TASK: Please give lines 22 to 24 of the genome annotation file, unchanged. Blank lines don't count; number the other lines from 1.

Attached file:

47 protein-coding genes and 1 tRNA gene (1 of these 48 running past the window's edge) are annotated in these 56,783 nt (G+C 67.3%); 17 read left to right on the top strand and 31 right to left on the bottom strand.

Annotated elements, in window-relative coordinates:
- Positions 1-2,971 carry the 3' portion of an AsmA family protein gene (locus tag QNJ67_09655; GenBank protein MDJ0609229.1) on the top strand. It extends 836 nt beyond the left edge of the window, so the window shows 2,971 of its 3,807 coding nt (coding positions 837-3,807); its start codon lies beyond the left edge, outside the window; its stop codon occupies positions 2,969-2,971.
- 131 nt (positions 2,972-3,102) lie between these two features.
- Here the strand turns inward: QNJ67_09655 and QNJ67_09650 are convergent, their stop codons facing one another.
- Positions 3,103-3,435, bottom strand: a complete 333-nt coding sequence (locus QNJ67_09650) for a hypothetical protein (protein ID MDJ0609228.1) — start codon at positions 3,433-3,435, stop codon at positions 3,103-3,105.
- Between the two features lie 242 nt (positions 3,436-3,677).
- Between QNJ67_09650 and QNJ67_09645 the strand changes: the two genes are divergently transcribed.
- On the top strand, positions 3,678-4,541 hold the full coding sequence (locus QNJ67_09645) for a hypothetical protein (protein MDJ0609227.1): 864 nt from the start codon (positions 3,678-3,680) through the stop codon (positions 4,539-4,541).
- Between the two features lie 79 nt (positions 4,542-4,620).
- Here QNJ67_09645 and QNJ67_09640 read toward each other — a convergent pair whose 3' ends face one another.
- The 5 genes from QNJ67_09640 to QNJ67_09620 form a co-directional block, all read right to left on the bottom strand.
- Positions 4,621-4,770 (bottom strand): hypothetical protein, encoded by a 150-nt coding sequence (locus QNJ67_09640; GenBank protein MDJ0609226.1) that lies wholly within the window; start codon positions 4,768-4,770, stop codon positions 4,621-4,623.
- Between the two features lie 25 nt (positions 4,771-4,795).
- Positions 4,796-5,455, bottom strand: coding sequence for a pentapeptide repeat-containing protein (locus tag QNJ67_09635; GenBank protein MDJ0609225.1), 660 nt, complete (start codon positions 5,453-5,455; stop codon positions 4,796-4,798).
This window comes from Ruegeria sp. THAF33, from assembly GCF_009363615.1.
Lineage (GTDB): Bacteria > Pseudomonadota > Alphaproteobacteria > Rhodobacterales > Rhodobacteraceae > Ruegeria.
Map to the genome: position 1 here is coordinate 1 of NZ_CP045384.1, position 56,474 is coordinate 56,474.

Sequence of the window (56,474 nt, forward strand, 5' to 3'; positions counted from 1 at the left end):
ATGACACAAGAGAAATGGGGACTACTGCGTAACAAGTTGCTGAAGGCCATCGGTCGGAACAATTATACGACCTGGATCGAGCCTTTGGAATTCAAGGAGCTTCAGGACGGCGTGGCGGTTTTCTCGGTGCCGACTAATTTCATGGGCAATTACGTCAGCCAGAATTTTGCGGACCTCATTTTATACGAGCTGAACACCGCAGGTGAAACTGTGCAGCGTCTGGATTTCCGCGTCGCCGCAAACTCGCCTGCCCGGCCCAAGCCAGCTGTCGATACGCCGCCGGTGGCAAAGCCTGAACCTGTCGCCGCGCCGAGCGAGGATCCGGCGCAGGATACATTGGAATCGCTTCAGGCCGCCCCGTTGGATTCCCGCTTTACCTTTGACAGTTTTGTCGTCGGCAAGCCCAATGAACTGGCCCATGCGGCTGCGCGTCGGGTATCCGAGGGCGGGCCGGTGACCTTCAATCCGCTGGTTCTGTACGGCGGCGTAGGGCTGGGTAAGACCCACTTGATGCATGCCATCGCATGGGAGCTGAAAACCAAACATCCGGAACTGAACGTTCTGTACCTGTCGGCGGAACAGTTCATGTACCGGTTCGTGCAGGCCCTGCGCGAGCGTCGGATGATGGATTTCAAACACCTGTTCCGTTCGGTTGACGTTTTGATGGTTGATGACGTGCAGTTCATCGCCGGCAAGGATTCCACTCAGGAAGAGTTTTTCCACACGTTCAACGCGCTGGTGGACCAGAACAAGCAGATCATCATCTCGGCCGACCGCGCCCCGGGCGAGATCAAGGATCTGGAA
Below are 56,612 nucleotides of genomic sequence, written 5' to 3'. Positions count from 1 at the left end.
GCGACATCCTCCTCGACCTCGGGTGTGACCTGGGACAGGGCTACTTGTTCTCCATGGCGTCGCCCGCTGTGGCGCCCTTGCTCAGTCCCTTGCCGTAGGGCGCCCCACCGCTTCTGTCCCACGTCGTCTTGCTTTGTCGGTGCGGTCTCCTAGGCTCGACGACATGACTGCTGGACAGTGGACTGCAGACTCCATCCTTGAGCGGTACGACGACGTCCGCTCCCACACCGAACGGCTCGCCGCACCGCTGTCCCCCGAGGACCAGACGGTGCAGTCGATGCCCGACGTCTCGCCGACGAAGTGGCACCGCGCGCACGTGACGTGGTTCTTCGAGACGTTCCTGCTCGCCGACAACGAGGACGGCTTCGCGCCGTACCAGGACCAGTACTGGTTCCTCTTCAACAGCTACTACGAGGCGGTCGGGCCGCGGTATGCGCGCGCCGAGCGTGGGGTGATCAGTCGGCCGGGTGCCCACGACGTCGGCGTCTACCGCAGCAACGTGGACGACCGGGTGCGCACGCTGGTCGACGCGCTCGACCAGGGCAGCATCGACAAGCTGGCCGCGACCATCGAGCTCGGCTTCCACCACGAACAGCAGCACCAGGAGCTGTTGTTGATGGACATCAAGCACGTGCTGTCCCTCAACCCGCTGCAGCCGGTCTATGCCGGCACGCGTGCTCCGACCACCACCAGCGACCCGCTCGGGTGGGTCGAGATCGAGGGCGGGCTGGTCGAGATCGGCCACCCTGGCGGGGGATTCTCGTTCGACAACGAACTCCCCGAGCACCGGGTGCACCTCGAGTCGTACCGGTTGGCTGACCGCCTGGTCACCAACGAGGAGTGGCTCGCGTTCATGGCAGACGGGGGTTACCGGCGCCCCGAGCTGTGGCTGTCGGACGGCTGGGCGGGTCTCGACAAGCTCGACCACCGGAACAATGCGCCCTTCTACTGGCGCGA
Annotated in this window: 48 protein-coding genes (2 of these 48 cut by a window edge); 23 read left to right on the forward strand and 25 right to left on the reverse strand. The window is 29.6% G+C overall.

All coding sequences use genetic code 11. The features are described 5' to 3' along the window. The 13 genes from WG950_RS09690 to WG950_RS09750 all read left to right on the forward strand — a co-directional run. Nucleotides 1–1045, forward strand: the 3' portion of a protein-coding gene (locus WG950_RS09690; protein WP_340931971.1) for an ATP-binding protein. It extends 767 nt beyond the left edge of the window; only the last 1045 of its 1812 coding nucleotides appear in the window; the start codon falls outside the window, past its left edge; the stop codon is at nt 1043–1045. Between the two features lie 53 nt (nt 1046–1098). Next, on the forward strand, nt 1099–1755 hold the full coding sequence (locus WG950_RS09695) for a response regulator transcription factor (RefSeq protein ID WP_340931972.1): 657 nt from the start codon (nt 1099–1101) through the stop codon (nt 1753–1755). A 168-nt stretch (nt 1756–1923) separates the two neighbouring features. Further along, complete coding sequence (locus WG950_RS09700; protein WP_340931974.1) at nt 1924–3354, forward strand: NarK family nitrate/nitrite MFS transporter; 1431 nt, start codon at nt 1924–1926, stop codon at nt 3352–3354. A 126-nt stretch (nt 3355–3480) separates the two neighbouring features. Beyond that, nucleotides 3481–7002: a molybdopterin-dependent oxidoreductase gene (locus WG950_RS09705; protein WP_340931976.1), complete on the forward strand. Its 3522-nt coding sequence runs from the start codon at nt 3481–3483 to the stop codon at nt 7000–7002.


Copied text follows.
GCGACATCCTCCTCGACCTCGGGTGTGACCTGGGACAGGGCTACTTGTTCTCCATGGCGTCGCCCGCTGTGGCGCCCTTGCTCAGTCCCTTGCCGTAGGGCGCCCCACCGCTTCTGTCCCACGTCGTCTTGCTTTGTCGGTGCGGTCTCCTAGGCTCGACGACATGACTGCTGGACAGTGGACTGCAGACTCCATCCTTGAGCGGTACGACGACGTCCGCTCCCACACCGAACGGCTCGCCGCACCGCTGTCCCCCGAGGACCAGACGGTGCAGTCGATGCCCGACGTCTCGCCGACGAAGTGGCACCGCGCGCACGTGACGTGGTTCTTCGAGACGTTCCTGCTCGCCGACAACGAGGACGGCTTCGCGCCGTACCAGGACCAGTACTGGTTCCTCTTCAACAGCTACTACGAGGCGGTCGGGCCGCGGTATGCGCGCGCCGAGCGTGGGGTGATCAGTCGGCCGGGTGCCCACGACGTCGGCGTCTACCGCAGCAACGTGGACGACCGGGTGCGCACGCTGGTCGACGCGCTCGACCAGGGCAGCATCGACAAGCTGGCCGCGACCATCGAGCTCGGCTTCCACCACGAACAGCAGCACCAGGAGCTGTTGTTGATGGACATCAAGCACGTGCTGTCCCTCAACCCGCTGCAGCCGGTCTATGCCGGCACGCGTGCTCCGACCACCACCAGCGACCCGCTCGGGTGGGTCGAGATCGAGGGCGGGCTGGTCGAGATCGGCCACCCTGGCGGGGGATTCTCGTTCGACAACGAACTCCCCGAGCACCGGGTGCACCTCGAGTCGTACCGGTTGGCTGACCGCCTGGTCACCAACGAGGAGTGGCTCGCGTTCATGGCAGACGGGGGTTACCGGCGCCCCGAGCTGTGGCTGTCGGACGGCTGGGCGGGTCTCGACAAGCTCGACCACCGGAACAATGCGCCCTTCTACTGGCGCGA
Annotated in this window: 48 protein-coding genes (2 of these 48 cut by a window edge); 23 read left to right on the forward strand and 25 right to left on the reverse strand. The window is 29.6% G+C overall.

All coding sequences use genetic code 11. The features are described 5' to 3' along the window. The 13 genes from WG950_RS09690 to WG950_RS09750 all read left to right on the forward strand — a co-directional run. Nucleotides 1–1045, forward strand: the 3' portion of a protein-coding gene (locus WG950_RS09690; protein WP_340931971.1) for an ATP-binding protein. It extends 767 nt beyond the left edge of the window; only the last 1045 of its 1812 coding nucleotides appear in the window; the start codon falls outside the window, past its left edge; the stop codon is at nt 1043–1045. Between the two features lie 53 nt (nt 1046–1098). Next, on the forward strand, nt 1099–1755 hold the full coding sequence (locus WG950_RS09695) for a response regulator transcription factor (RefSeq protein ID WP_340931972.1): 657 nt from the start codon (nt 1099–1101) through the stop codon (nt 1753–1755). A 168-nt stretch (nt 1756–1923) separates the two neighbouring features. Further along, complete coding sequence (locus WG950_RS09700; protein WP_340931974.1) at nt 1924–3354, forward strand: NarK family nitrate/nitrite MFS transporter; 1431 nt, start codon at nt 1924–1926, stop codon at nt 3352–3354. A 126-nt stretch (nt 3355–3480) separates the two neighbouring features. Beyond that, nucleotides 3481–7002: a molybdopterin-dependent oxidoreductase gene (locus WG950_RS09705; protein WP_340931976.1), complete on the forward strand. Its 3522-nt coding sequence runs from the start codon at nt 3481–3483 to the stop codon at nt 7000–7002.